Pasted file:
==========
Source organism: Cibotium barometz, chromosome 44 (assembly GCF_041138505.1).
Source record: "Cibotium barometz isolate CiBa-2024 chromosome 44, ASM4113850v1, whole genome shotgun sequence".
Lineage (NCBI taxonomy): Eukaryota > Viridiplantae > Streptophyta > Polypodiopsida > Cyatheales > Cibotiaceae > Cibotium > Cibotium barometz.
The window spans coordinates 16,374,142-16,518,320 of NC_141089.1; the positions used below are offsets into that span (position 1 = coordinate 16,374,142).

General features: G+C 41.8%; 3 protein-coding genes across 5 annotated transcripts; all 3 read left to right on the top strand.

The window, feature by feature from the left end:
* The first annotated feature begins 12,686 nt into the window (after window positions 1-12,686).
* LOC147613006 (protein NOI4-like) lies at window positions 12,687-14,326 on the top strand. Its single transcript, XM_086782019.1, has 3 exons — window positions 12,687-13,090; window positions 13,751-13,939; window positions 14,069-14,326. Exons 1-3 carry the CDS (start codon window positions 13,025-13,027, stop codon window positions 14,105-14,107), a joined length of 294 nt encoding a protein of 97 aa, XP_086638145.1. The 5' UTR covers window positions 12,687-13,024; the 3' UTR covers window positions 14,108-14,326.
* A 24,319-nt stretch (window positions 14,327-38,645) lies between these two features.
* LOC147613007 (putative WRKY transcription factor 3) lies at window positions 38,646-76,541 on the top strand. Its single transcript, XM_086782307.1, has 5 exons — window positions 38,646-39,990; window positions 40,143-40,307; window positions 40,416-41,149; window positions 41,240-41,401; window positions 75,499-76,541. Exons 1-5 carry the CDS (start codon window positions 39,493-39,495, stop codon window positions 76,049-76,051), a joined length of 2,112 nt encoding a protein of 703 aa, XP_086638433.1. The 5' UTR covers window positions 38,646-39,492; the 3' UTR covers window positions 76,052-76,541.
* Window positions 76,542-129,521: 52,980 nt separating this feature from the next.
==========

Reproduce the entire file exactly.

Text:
Source organism: Cibotium barometz, chromosome 44 (assembly GCF_041138505.1).
Source record: "Cibotium barometz isolate CiBa-2024 chromosome 44, ASM4113850v1, whole genome shotgun sequence".
Lineage (NCBI taxonomy): Eukaryota > Viridiplantae > Streptophyta > Polypodiopsida > Cyatheales > Cibotiaceae > Cibotium > Cibotium barometz.
The window spans coordinates 16,374,142-16,518,320 of NC_141089.1; the positions used below are offsets into that span (position 1 = coordinate 16,374,142).

General features: G+C 41.8%; 3 protein-coding genes across 5 annotated transcripts; all 3 read left to right on the top strand.

The window, feature by feature from the left end:
* The first annotated feature begins 12,686 nt into the window (after window positions 1-12,686).
* LOC147613006 (protein NOI4-like) lies at window positions 12,687-14,326 on the top strand. Its single transcript, XM_086782019.1, has 3 exons — window positions 12,687-13,090; window positions 13,751-13,939; window positions 14,069-14,326. Exons 1-3 carry the CDS (start codon window positions 13,025-13,027, stop codon window positions 14,105-14,107), a joined length of 294 nt encoding a protein of 97 aa, XP_086638145.1. The 5' UTR covers window positions 12,687-13,024; the 3' UTR covers window positions 14,108-14,326.
* A 24,319-nt stretch (window positions 14,327-38,645) lies between these two features.
* LOC147613007 (putative WRKY transcription factor 3) lies at window positions 38,646-76,541 on the top strand. Its single transcript, XM_086782307.1, has 5 exons — window positions 38,646-39,990; window positions 40,143-40,307; window positions 40,416-41,149; window positions 41,240-41,401; window positions 75,499-76,541. Exons 1-5 carry the CDS (start codon window positions 39,493-39,495, stop codon window positions 76,049-76,051), a joined length of 2,112 nt encoding a protein of 703 aa, XP_086638433.1. The 5' UTR covers window positions 38,646-39,492; the 3' UTR covers window positions 76,052-76,541.
* Window positions 76,542-129,521: 52,980 nt separating this feature from the next.